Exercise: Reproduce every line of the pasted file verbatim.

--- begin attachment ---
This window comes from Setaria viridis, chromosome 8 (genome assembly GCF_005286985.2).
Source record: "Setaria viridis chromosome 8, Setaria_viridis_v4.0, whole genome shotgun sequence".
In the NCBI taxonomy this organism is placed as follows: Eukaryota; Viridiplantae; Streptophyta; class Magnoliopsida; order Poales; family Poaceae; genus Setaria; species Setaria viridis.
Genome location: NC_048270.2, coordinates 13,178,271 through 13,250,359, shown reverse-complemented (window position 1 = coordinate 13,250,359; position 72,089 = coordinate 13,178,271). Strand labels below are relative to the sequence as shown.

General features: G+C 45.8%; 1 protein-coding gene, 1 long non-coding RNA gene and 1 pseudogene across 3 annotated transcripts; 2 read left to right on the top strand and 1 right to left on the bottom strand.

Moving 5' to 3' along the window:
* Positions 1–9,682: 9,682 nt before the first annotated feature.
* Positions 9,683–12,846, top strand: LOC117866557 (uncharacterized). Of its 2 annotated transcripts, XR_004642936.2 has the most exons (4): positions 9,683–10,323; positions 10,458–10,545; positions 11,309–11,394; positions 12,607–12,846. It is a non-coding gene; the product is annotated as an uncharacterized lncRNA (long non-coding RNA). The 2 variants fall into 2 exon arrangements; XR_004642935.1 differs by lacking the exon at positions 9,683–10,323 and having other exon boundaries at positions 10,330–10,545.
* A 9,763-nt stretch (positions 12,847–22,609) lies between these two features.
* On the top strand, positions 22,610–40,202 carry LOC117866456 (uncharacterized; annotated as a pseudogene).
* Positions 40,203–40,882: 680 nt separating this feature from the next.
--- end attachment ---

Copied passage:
This window comes from Setaria viridis, chromosome 8 (genome assembly GCF_005286985.2).
Source record: "Setaria viridis chromosome 8, Setaria_viridis_v4.0, whole genome shotgun sequence".
In the NCBI taxonomy this organism is placed as follows: Eukaryota; Viridiplantae; Streptophyta; class Magnoliopsida; order Poales; family Poaceae; genus Setaria; species Setaria viridis.
Genome location: NC_048270.2, coordinates 13,178,271 through 13,250,359, shown reverse-complemented (window position 1 = coordinate 13,250,359; position 72,089 = coordinate 13,178,271). Strand labels below are relative to the sequence as shown.

General features: G+C 45.8%; 1 protein-coding gene, 1 long non-coding RNA gene and 1 pseudogene across 3 annotated transcripts; 2 read left to right on the top strand and 1 right to left on the bottom strand.

Moving 5' to 3' along the window:
* Positions 1–9,682: 9,682 nt before the first annotated feature.
* Positions 9,683–12,846, top strand: LOC117866557 (uncharacterized). Of its 2 annotated transcripts, XR_004642936.2 has the most exons (4): positions 9,683–10,323; positions 10,458–10,545; positions 11,309–11,394; positions 12,607–12,846. It is a non-coding gene; the product is annotated as an uncharacterized lncRNA (long non-coding RNA). The 2 variants fall into 2 exon arrangements; XR_004642935.1 differs by lacking the exon at positions 9,683–10,323 and having other exon boundaries at positions 10,330–10,545.
* A 9,763-nt stretch (positions 12,847–22,609) lies between these two features.
* On the top strand, positions 22,610–40,202 carry LOC117866456 (uncharacterized; annotated as a pseudogene).
* Positions 40,203–40,882: 680 nt separating this feature from the next.